19. 19. Fluid Friction or drag  http://www.livescience.com/21761-summer-olympicsscience-making-swimmers-faster-video.html  http://www.livescience.com/21921-summer-olympicscience-london-s-pool-making-swimmers-fastervideo.html  http://www.bbc.co.uk/learningzone/clips/windresistance-in-cycling/2180.html  http://www.bbc.co.uk/learningzone/clips/chris-hoystrack-cycling-basics/5652.html
  20. 20. Factors affecting drag Shape, surface characteristics and position of the body Cross-sectional area of the body Velocity of the body
  21. 21. Streamlining – to go faster!  Shape, surface characteristics and position of the body  Cross-sectional area of the body •The more streamlined and aerodynamic, the less drag •Speed skiers keep air resistance to a minimum by crouching down low – small cross-sectional area •Also wear helmets that extend to shoulders – more streamlined position •Suits and boots also streamlined
  22. 22. Tips to reduce drag in Cycling  http://www.bikeradar.com/gear/article/technique-losethat-drag-875/  TIP: get out of the wind using other riders wherever possible  TIP: keep clothing zipped up, relatively snug and adjust it to the wind and heat  TIP: lower spoke count drops drag, and lighter wheels will make climbing easier too  TIP: consider aero bars to make your ride more comfortable and faster  TIP: get low when you hit a head wind
  23. 23. 1 BODY POSITION: 1 to 6 minutes. - Cost from £20 - Moving the torso into a flat position, producing a lower head and flatter arms, significantly reduces frontal area without buying much more than a new stem. 2 AEROBARS: 30sec to 2 minutes - Cost from £50 - Assuming the arms are narrowed, torso position is easier to maintain and drag from the bars is reduced. 3 AERO HELMET: 30 to 120 seconds - Cost from £70 - Reducing vents and smoothing airflow behind the rider's head is a significant drag reducer that can give you more than a second per pound spent. 4 SKINSUIT: 30 to 60 seconds - Cost from £30 - Flapping pockets, rough material and bad seam placement make run of the mill clothing un-aero. Skin-tight suits work, though the exact figures are kept secret by the likes of Nike, Pearl Izumi and Descente. 5 FRONT WHEEL: 30sec to 60 seconds - Cost from £200 - Keeping air close to the rim as opposed to air swirling around a box-shaped rim reduces drag. As does a reduced spoke count to ideally 12 to 18. 6 AERO FRAME: 30sec to 2 minutes - Cost from £500 - Taking round tubes and giving them an aero profile reduces drag. Reducing the seat tube or wrapping it around the rear wheel, or just behind the front wheel, also works 7 FRONTMOUNTED AERO BOTTLE: 30sec to 60 seconds - Cost from £15 - Keeping the rider's arms on the bars and not reaching for a bottle keeps drag low and allows power to be applied constantly. Bottles behind the saddle will slow you down by 30-40 seconds. 8 REAR DISC WHEEL: 15 to 30 seconds - Cost from £500 - The effect is roughly half that of a front wheel due to the frame shielding the wheel (Martin & Cobb). It may make you more aerodynamic, but high winds can make handling tricky. 9 OVERSHOES:10 to 20 seconds - Cost from £15 - You can get some cheap speed with tight rubberized Lycra shoe covers that take straps, vents and buckles out of the wind. 10 CONCEALED CABLES: 10-20 seconds approx. - Cost from none - Merely routing cables through bars and into the appropriate frame hold can reduce drag. http://www.bikeradar.com/gear/article/know-how-beating-the-wind-12090/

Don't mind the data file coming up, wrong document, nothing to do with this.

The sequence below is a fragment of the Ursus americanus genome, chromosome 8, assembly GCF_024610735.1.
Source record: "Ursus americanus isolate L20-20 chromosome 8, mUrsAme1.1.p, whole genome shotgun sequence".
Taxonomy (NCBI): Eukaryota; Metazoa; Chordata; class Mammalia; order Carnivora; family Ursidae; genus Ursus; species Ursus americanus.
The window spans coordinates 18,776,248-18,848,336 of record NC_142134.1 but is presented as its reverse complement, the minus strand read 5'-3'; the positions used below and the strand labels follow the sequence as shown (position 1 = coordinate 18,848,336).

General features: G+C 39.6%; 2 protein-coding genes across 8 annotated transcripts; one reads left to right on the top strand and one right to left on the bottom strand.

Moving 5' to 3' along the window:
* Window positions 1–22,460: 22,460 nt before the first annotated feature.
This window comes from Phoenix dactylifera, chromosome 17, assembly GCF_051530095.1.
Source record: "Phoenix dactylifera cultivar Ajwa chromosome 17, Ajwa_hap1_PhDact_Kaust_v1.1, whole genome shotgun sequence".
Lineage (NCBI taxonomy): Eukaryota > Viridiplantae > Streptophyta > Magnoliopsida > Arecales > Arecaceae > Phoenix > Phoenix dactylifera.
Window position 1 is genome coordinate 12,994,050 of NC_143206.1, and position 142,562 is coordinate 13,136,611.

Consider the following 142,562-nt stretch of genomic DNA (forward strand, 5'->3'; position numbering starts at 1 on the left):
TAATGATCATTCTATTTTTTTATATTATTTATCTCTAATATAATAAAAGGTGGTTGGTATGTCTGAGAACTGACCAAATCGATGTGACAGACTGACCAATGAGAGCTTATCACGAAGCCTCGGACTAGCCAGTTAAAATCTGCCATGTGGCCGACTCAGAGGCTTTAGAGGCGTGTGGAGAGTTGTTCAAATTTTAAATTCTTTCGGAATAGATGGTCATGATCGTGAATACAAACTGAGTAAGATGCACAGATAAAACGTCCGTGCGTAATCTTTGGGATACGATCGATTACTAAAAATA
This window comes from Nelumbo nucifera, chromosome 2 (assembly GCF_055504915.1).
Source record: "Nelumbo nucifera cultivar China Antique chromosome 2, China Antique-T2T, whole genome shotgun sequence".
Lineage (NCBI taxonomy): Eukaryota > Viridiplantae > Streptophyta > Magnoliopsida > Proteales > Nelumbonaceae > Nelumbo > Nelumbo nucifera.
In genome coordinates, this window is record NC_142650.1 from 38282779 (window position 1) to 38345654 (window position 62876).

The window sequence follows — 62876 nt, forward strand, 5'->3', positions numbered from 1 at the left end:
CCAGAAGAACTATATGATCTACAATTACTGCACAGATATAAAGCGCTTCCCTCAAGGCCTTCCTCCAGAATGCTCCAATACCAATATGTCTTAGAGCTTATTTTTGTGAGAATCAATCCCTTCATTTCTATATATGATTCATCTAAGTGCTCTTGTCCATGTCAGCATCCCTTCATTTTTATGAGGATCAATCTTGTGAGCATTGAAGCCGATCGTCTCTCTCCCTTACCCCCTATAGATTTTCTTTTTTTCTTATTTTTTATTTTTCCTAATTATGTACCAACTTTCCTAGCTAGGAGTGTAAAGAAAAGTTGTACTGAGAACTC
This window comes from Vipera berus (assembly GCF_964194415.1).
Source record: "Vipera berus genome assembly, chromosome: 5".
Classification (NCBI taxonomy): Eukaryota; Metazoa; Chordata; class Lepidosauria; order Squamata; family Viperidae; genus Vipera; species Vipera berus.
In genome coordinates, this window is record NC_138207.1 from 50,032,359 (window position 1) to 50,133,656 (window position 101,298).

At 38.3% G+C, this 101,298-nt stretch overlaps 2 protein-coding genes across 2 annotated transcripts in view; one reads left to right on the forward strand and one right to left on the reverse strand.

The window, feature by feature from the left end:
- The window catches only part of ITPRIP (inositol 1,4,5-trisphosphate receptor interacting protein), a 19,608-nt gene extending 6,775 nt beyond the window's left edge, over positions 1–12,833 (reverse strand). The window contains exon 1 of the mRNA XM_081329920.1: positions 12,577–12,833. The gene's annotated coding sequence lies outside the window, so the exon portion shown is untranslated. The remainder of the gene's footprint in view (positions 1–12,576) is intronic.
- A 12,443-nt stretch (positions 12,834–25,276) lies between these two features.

24. 24.  http://www.sciencelearn.org.nz/Science-Stories/CyclingAerodynamics/Sci-Media/Video/Testing-aerodynamics-ofelite-cyclists
  25. 25. Exam Question  Reducing drag is especially important in both cycling and swimming.  Discuss the factors that influence drag in sport and examine strategies that are employed to minimise effects.